Kewtown resident Amelia Lakay, 79, feared that she might die before taking ownership of her City-owned house, as the process of transferring the property onto her name has taken almost three years already.
Ironically, Ms Lakay is a former community worker who dedicated years of her life to secure housing for residents in Kewtown and the issues surrounding it.
She was a long-standing member of the Kewtown Civic Association, and worked tirelessly with the founding members for the building of Build a Better Society (Babs) – a non-profit organisation based in Kewtown.
“We did fundraisers, petitioned the City for the land and we got corporates to invest in Babs. We started out at the Early Learning Centre. I’ve been an activist for many years. We had many fundraisers, soup kitchens, and every year I used to give the seniors a luncheon. I had a lot of excess energy, although I have eight children. I had to channel that energy to motivate others,” Ms Lakay said.
She moved into her current home 14 years ago, but has been a tenant of the City of Cape Town for 56 years.
Ms Lakay lived in Bridgetown for five years, and lived in one of the Kewtown flats for 37 years, before moving to the house she and her family lives in now. The property used to be part of a military barracks.
Since her health has taken a knock, she feared that she would miss out on the opportunity of becoming a homeowner, and called on the Athlone News for help.
“I want to leave a legacy for my family, but the snail’s pace of the transfer, makes me fear that it might never happen. I’m concerned about my health. I used to deal with many housing issues over the years – now I find myself in this situation.”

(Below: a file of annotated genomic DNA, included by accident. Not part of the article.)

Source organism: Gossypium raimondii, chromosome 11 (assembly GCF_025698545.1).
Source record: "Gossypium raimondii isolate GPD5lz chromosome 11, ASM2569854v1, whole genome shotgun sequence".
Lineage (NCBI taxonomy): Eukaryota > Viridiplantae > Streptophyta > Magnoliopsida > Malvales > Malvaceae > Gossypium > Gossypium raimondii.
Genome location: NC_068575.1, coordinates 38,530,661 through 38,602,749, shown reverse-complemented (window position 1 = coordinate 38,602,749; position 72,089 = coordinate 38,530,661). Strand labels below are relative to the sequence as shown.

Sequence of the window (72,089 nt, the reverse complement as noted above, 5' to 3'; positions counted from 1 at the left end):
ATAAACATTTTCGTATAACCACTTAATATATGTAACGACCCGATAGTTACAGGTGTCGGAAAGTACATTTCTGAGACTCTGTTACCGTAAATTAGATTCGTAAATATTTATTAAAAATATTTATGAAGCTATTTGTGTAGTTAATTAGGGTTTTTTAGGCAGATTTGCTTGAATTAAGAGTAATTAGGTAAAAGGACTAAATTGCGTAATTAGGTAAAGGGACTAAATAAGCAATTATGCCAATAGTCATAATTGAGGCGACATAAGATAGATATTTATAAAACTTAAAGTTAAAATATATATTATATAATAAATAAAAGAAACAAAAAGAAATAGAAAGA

Siyabulela Mamkeli, mayoral committee member for Area Central, said because of legislative and policy requirements, the City’s rental sales process is “by nature a protracted process”.
Mr Mamkeli added: “The sale of the property to Ms Lakay was unfortunately further delayed due to additional administrative processes which had to be followed given the passing of her husband prior to the conclusion of the sale. The property forms part of an unregistered subdivision. The matter has since been resolved and the conveyancing attorney advised that the transfer has been lodged at the Deeds Office. Registration is expected to take place later this month.”
When asked for the processes involved, once a City tenant qualifies for the ownership of that property, Mr Mamkeli said: “The legal qualifying tenant is required to complete an application form at the nearest housing office and provide various supporting documents in order for officials to conduct various eligibility checks and to ensure compliance with the process.
“An agreement of sale is signed after the tenant has made the necessary payment in respect of transfer, administrative and insurance costs, after which the City makes a subsidy application to the Western Cape Government for approval. After the sale is concluded, the City appoints a conveyancer to attend to the registration of transfer on its behalf.
“The transfer process can take six to 12 months – or longer – depending on various land issues, such as unopened township registers, unregistered subdivisions, and missing title deeds. These are generally beyond the control of the City as the seller.
“Tenants who are eligible for home ownership may qualify for various discounts and write-offs depending on their income group. For example, legal tenants with a monthly income of less than
R3 500 may qualify for a maximum subsidy of R160 573.
“This may be used to cover the purchase price of the property, any outstanding rental and services arrears and includes
R1 000 towards costs. The City further makes a contribution towards rental arrears and services charges not covered by the subsidy and R500 towards transfer costs. Tenants are, however, required to pay administrative and insurance fees until the property is registered.”